I grew up in a fruit-forward household, so I'm intrigued whenever I come across a variety I don't recognize . So when I found an article about mythical-sounding fruits called tayberries , I knew I needed to try them for myself. A cross between the Aurora blackberry and a European raspberry variety, this relatively young berry breed was developed at the Scottish Horticultural Research Institute, and named after the country's River Tay . It's been said to resemble the tart loganberry — a fruit I've never had the pleasure of trying — but with a sweeter finish. Follow me on my search to locate tayberries and see my comparison photos after the jump.
Fragile tayberries aren't often sold commercially . But at the farmers market, I was able to track some down from Yerena Farms . Poli Yerena, who happens to be the nicest farmer I've ever met, seemed surprised when I inquired about them. "Well, I only have two crates left, so I didn't put them out. The rest are going to restaurants," he said, producing a crate of gleaming, sangria-hued clusters from the back of his truck.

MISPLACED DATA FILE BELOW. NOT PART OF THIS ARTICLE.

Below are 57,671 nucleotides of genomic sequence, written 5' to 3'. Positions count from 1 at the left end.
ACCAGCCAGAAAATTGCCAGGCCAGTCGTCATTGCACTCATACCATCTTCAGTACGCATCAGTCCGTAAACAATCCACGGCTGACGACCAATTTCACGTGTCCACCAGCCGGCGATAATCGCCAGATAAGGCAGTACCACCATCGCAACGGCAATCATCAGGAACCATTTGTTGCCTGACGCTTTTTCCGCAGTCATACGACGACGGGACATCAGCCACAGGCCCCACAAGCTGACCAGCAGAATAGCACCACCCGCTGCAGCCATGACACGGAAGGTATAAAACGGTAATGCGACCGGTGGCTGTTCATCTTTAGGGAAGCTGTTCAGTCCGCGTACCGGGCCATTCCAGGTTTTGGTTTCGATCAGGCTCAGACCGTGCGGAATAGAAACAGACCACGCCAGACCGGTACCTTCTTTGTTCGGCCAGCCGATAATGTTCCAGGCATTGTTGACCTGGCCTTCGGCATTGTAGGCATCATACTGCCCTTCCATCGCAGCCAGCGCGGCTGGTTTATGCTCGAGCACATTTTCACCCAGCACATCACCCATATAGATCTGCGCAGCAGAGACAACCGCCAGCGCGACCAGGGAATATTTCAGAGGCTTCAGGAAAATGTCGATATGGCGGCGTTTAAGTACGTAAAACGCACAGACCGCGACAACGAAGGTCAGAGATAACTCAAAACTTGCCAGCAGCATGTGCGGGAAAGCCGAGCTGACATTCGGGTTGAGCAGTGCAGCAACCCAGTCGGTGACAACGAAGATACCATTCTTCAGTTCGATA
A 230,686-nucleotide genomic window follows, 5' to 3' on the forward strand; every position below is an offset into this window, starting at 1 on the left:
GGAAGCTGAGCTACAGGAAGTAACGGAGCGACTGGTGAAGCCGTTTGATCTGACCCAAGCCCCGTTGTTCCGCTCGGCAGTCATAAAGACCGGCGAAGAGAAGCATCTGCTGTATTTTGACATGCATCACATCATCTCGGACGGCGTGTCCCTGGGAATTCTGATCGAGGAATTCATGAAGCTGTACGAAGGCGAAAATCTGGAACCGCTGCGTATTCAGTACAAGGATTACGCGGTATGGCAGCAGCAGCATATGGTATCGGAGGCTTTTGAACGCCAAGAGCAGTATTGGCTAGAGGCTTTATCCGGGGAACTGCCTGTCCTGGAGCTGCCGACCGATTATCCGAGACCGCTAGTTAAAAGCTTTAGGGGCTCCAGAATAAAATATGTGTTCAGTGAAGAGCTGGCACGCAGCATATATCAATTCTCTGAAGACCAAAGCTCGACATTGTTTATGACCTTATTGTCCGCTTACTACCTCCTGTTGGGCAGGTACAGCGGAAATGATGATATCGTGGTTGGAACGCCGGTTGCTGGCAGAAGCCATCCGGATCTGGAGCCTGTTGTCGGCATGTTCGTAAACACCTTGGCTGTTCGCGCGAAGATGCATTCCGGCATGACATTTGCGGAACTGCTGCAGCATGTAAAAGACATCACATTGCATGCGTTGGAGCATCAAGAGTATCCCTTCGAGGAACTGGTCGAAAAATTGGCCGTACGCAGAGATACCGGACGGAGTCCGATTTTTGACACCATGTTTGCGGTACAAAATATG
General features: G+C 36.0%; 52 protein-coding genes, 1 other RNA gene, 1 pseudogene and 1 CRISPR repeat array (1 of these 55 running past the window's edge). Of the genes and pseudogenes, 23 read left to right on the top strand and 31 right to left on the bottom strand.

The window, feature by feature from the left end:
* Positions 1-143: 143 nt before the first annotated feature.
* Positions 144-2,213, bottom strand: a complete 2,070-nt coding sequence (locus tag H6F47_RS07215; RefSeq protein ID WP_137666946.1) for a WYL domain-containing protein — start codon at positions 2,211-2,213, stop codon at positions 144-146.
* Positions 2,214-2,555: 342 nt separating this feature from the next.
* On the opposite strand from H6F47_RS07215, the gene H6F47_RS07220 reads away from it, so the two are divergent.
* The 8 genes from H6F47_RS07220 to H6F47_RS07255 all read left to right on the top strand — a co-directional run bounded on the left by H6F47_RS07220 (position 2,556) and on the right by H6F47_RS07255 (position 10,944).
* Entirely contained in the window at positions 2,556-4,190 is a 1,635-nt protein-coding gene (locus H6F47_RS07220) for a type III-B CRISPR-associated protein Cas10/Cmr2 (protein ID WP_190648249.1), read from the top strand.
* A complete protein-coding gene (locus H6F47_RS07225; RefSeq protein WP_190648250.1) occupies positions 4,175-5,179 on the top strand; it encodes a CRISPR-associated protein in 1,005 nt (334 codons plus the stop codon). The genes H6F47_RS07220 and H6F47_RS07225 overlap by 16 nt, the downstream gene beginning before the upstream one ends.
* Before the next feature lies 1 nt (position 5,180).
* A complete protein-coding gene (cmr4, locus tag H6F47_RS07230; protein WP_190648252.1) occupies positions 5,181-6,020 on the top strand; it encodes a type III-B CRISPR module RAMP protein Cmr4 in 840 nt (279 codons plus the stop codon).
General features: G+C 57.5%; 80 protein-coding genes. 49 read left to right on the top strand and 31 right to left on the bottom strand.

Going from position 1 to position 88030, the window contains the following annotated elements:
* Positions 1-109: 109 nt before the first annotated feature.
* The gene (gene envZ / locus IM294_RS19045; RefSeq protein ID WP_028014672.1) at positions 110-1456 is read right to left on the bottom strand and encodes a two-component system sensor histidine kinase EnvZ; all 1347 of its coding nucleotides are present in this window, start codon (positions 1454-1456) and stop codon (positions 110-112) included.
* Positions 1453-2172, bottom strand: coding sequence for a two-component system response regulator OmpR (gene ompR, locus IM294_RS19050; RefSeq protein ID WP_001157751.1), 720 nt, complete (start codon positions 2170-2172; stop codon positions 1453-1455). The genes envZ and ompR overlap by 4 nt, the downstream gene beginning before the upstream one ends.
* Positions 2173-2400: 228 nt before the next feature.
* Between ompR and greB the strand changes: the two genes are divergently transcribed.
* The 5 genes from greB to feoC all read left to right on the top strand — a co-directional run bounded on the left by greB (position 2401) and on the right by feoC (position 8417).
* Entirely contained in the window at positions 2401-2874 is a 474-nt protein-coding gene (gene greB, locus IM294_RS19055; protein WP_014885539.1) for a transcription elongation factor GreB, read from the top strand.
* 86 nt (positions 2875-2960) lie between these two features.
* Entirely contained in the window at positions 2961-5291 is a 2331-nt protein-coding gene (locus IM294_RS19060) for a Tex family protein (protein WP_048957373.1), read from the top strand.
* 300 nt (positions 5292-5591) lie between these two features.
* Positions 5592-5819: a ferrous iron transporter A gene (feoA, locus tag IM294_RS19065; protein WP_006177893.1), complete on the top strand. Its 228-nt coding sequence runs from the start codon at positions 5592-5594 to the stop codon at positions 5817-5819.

Although tayberry season runs from July through mid-August, Poli explained that they don't produce continually like raspberries do, but rather have one large, short cropping period. He handed me an open carton for a taste. They were full of seeds and juice like blackberries, but had the conical shape and the color of a raspberry. Because of their sour pucker, I concluded they'd be great with a dose of sugar in a macerated berry dessert, preserved in a jam, or strained, sweetened, and frozen for the ultimate Summer sorbet.
Since tayberries are scarce with a short-lived season, if you see these at a farmers market, succumb to your curiosity and bring a carton home! Have you ever tried these berries? What did you do with them?